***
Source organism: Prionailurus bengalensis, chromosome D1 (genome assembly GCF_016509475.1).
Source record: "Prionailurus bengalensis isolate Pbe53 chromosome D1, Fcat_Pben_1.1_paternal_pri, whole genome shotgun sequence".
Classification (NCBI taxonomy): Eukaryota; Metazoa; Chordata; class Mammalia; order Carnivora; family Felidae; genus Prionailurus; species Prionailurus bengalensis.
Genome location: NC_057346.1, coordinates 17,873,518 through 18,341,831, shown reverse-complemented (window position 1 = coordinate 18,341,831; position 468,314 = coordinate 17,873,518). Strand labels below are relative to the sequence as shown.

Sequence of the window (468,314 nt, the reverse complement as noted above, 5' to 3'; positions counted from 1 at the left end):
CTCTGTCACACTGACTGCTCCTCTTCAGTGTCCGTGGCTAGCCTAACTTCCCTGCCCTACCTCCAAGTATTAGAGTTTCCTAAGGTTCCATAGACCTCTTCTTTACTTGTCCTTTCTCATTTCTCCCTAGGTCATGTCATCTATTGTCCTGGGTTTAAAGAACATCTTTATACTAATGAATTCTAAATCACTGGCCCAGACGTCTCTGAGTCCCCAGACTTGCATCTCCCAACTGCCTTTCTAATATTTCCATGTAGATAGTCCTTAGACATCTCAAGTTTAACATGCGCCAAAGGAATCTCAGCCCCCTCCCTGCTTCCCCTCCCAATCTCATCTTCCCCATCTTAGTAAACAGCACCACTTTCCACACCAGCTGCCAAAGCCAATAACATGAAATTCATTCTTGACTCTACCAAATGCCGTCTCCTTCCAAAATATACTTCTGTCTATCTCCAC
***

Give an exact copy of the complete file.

Source organism: Prionailurus bengalensis, chromosome D1 (genome assembly GCF_016509475.1).
Source record: "Prionailurus bengalensis isolate Pbe53 chromosome D1, Fcat_Pben_1.1_paternal_pri, whole genome shotgun sequence".
Classification (NCBI taxonomy): Eukaryota; Metazoa; Chordata; class Mammalia; order Carnivora; family Felidae; genus Prionailurus; species Prionailurus bengalensis.
Genome location: NC_057346.1, coordinates 17,873,518 through 18,341,831, shown reverse-complemented (window position 1 = coordinate 18,341,831; position 468,314 = coordinate 17,873,518). Strand labels below are relative to the sequence as shown.

Sequence of the window (468,314 nt, the reverse complement as noted above, 5' to 3'; positions counted from 1 at the left end):
CTCTGTCACACTGACTGCTCCTCTTCAGTGTCCGTGGCTAGCCTAACTTCCCTGCCCTACCTCCAAGTATTAGAGTTTCCTAAGGTTCCATAGACCTCTTCTTTACTTGTCCTTTCTCATTTCTCCCTAGGTCATGTCATCTATTGTCCTGGGTTTAAAGAACATCTTTATACTAATGAATTCTAAATCACTGGCCCAGACGTCTCTGAGTCCCCAGACTTGCATCTCCCAACTGCCTTTCTAATATTTCCATGTAGATAGTCCTTAGACATCTCAAGTTTAACATGCGCCAAAGGAATCTCAGCCCCCTCCCTGCTTCCCCTCCCAATCTCATCTTCCCCATCTTAGTAAACAGCACCACTTTCCACACCAGCTGCCAAAGCCAATAACATGAAATTCATTCTTGACTCTACCAAATGCCGTCTCCTTCCAAAATATACTTCTGTCTATCTCCAC